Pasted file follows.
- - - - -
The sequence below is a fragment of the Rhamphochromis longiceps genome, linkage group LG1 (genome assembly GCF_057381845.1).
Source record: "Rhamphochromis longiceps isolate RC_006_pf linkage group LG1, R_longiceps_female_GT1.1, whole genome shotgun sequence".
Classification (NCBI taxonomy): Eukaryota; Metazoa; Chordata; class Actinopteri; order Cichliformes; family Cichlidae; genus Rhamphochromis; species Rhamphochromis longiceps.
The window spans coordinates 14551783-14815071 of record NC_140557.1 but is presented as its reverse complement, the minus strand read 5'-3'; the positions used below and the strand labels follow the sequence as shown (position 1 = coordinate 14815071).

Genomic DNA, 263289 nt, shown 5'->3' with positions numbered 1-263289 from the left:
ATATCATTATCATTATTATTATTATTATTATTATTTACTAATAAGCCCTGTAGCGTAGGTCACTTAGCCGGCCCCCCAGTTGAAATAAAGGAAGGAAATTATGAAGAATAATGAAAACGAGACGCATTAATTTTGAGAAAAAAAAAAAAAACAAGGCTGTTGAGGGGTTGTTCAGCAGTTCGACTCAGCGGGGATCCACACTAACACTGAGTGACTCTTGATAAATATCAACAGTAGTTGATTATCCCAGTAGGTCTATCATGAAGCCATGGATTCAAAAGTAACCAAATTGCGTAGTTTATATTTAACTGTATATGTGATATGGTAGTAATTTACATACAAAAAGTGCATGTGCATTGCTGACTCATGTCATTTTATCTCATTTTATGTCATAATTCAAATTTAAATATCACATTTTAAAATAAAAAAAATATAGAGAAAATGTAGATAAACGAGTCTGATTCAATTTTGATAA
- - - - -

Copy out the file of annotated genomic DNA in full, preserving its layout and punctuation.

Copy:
The sequence below is a fragment of the Rhamphochromis longiceps genome, linkage group LG1 (genome assembly GCF_057381845.1).
Source record: "Rhamphochromis longiceps isolate RC_006_pf linkage group LG1, R_longiceps_female_GT1.1, whole genome shotgun sequence".
Classification (NCBI taxonomy): Eukaryota; Metazoa; Chordata; class Actinopteri; order Cichliformes; family Cichlidae; genus Rhamphochromis; species Rhamphochromis longiceps.
The window spans coordinates 14551783-14815071 of record NC_140557.1 but is presented as its reverse complement, the minus strand read 5'-3'; the positions used below and the strand labels follow the sequence as shown (position 1 = coordinate 14815071).

Genomic DNA, 263289 nt, shown 5'->3' with positions numbered 1-263289 from the left:
ATATCATTATCATTATTATTATTATTATTATTATTTACTAATAAGCCCTGTAGCGTAGGTCACTTAGCCGGCCCCCCAGTTGAAATAAAGGAAGGAAATTATGAAGAATAATGAAAACGAGACGCATTAATTTTGAGAAAAAAAAAAAAAACAAGGCTGTTGAGGGGTTGTTCAGCAGTTCGACTCAGCGGGGATCCACACTAACACTGAGTGACTCTTGATAAATATCAACAGTAGTTGATTATCCCAGTAGGTCTATCATGAAGCCATGGATTCAAAAGTAACCAAATTGCGTAGTTTATATTTAACTGTATATGTGATATGGTAGTAATTTACATACAAAAAGTGCATGTGCATTGCTGACTCATGTCATTTTATCTCATTTTATGTCATAATTCAAATTTAAATATCACATTTTAAAATAAAAAAAATATAGAGAAAATGTAGATAAACGAGTCTGATTCAATTTTGATAA